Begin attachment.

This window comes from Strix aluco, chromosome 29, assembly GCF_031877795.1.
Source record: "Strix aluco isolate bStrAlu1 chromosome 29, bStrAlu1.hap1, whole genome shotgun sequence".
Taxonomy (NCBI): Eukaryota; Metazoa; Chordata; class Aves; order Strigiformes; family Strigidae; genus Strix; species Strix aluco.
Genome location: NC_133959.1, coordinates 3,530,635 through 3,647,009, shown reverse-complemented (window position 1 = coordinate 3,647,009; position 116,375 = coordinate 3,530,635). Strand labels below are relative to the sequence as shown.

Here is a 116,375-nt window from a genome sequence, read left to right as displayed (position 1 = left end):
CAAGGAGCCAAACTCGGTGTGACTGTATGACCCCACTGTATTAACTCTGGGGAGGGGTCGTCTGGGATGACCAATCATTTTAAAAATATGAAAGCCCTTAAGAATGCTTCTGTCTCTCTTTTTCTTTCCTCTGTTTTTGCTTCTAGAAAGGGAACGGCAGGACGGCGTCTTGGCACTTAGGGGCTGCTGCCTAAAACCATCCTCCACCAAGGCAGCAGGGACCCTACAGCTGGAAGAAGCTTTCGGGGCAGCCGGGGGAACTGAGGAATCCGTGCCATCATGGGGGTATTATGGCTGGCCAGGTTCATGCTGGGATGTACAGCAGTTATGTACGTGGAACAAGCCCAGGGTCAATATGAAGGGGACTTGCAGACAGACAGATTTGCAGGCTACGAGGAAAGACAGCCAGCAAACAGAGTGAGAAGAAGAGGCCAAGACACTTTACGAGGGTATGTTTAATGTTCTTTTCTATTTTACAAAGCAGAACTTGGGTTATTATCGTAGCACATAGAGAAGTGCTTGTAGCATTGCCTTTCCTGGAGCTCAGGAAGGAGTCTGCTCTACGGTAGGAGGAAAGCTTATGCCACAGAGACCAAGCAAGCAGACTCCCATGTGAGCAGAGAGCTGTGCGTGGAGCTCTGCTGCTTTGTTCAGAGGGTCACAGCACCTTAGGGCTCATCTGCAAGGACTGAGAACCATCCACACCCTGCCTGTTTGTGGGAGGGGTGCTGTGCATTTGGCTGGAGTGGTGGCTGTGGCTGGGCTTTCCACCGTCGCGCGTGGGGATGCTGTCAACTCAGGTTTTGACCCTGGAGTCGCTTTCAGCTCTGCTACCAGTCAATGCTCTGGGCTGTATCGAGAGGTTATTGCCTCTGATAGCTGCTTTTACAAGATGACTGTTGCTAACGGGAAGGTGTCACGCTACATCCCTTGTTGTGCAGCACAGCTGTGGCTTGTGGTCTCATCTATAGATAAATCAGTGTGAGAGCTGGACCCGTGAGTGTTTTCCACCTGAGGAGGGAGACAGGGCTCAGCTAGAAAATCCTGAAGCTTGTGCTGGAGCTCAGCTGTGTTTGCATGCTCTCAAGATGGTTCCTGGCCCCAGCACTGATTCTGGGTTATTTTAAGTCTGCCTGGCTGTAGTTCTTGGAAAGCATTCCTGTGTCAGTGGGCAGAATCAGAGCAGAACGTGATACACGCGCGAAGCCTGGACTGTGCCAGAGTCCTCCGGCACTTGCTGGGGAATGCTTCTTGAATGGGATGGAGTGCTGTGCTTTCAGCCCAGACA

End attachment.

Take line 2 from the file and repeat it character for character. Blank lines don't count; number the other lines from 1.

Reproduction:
Source record: "Strix aluco isolate bStrAlu1 chromosome 29, bStrAlu1.hap1, whole genome shotgun sequence".